“What we’ve done is: we’ve changed the curriculum, we made sure that all of the content areas in the NCLEX are on our curriculum, and we have increased our admissions criteria, we increased our progression criteria, we have the assistant dean for student success, we have supplemental instruction and tutoring in many of the nursing courses, we do an NCLEX boot-camp to show students how to study,” she said.
Professor Elizabeth Hoehn is the assistant dean for Student Success, a role that advises students, gives academic coaching and resource referral along with other services to help nursing students navigate and succeed in the curriculum.
The NCLEX is the National Council Licensure Examination, a uniform licensing exam for nurses administered across the country. College of Nursing scores were too low in the years preceding Dr. Foley becoming the dean, prompting the conditional status. The testing periods occur quarterly and within this period, student scores have already improved, Foley said, so she confidently projects the ‘conditional’ will be dropped in September.
A new nursing curriculum was implemented in fall 2015 as well.
Emily Kincaid, a junior nursing major, said that this curriculum change makes much more sense.
“By switching some classes around, the schedule of classes and when to take them flows much better and correlates to the student’s knowledge level and experience,” she said.
More changes to the curriculum of SHMS and the College will come with the co-location to implement interprofessional education, what Dr. Shulman calls the “future of healthcare.”
“By co-locating the Seton Hall-Hackensack School of Medicine, with the School of Health and Medical Sciences (SMHS) and College of Nursing, we are going to try to create some portions of our curricula in which all students will be together and learning about each other’s professions and how to care for a patient, and impact the care of the patient,” Dr. Shulman said.
Interprofessional education “occurs when learners of two or more health and/or social care professions engage in learning with, from and about each other to improve collaboration and the delivery of care,” according to the Institute of Medicine.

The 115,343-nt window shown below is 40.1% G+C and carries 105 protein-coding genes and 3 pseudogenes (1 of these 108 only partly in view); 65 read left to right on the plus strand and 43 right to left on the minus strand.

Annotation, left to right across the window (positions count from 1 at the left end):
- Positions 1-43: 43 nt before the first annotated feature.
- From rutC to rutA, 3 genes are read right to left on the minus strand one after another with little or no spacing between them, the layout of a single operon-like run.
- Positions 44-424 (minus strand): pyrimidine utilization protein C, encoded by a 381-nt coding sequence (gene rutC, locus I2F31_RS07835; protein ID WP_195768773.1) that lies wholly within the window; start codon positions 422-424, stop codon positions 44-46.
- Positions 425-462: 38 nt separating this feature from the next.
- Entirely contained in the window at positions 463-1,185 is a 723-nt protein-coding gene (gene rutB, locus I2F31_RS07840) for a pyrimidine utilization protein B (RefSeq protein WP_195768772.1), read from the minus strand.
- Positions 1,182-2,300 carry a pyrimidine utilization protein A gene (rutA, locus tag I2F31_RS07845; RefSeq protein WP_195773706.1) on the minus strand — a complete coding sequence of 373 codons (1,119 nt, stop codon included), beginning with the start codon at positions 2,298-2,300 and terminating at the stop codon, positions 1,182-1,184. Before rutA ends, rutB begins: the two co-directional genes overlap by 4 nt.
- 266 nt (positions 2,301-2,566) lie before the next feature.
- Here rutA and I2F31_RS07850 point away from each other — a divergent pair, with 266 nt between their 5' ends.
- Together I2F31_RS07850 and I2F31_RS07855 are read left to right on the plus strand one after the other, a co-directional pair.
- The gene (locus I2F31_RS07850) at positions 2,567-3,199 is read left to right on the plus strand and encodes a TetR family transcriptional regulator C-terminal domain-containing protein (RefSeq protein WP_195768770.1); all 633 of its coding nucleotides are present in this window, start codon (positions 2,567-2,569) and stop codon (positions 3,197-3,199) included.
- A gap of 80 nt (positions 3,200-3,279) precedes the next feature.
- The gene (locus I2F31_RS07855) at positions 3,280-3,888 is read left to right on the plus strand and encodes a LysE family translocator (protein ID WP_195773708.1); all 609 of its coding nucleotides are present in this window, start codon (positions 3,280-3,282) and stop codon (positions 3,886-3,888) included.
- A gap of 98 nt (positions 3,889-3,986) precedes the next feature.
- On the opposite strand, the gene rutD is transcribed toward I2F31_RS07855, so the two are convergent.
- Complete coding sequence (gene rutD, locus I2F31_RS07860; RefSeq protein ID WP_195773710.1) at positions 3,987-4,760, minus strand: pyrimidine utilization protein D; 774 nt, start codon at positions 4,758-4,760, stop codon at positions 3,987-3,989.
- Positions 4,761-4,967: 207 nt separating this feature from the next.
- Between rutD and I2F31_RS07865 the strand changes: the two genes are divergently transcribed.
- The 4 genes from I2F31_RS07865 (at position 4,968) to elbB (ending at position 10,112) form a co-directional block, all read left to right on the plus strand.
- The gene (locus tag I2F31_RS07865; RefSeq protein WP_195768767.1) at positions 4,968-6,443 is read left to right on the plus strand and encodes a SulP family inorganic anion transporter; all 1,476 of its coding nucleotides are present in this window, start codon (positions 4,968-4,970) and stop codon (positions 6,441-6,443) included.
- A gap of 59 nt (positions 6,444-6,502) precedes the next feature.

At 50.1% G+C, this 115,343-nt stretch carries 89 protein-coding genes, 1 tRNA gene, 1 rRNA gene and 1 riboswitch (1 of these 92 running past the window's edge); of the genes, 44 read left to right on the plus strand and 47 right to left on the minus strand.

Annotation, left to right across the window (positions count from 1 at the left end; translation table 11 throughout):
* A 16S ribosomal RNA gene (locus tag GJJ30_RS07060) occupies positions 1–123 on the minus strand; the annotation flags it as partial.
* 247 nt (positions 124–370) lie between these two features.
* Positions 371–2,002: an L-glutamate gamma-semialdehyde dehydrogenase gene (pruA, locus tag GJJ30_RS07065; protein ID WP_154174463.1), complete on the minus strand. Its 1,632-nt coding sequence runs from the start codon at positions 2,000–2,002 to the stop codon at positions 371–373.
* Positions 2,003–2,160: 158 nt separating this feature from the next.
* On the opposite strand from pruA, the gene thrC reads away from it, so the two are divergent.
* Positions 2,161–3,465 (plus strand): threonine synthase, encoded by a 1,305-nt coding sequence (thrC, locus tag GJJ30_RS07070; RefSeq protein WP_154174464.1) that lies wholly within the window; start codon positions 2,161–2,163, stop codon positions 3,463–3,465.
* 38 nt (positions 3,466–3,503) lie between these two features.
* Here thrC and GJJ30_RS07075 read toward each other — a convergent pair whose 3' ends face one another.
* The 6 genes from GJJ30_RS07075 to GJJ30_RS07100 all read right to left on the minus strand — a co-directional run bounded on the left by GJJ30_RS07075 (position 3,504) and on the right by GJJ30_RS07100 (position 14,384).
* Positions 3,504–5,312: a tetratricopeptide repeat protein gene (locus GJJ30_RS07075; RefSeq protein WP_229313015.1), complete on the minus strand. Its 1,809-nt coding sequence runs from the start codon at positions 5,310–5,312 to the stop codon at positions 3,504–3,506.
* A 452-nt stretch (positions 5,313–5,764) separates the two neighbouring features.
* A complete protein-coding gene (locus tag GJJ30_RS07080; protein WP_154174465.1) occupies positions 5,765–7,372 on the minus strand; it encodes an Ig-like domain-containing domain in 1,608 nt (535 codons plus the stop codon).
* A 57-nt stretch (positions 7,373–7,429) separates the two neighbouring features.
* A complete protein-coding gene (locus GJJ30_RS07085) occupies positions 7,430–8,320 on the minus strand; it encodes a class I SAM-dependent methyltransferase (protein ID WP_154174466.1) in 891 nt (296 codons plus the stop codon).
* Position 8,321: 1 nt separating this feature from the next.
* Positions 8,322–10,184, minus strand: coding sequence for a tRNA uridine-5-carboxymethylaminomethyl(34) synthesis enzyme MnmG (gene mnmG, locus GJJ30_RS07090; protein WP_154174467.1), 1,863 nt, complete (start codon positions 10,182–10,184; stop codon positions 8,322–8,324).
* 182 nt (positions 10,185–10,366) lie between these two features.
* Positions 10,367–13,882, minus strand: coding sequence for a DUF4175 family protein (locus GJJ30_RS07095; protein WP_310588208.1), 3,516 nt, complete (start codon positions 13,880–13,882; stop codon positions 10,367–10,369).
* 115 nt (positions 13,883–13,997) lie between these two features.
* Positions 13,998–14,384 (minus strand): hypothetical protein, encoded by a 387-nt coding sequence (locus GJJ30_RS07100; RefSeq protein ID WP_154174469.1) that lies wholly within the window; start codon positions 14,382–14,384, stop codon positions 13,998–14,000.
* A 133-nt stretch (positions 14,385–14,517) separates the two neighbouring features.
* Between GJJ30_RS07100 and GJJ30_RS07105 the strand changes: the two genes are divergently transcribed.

This motivation to implement interprofessional education has been driven more by the Institute of Health, as opposed to regional competitors, according to the deans.
“Most of the programs in the area, while they might be doing some type of interprofessional education, it’s usually just a project or something like that,” Dr. Foley said. For example, Rutgers University hosts events on interprofessional health and Rowan University has lecture series.
Seton Hall currently has the Department of Interprofessional Health Sciences and Health Administration, created 15 years ago, with about 230 students in one of the six departments within SHMS. Originally named the Graduate Programs in Health Sciences, it changed one year
ago to reflect its functional purpose, according to department chair Dr. Terrence Cahill.
Soon, the University will have its own campus operating around this approach.
The University and Hackensack have been collaborating with architectural firm CO/FX, and faculty and student user groups from SHMS and the College of Nursing to plan the new “state-of-the-art” facilities.
This move comes at a time when New Jersey is facing a future shortage of health care professionals alongside an aging population, according to the U.S. Bureau of Labor Statistics.
Emily Balan can be reached at email@example.com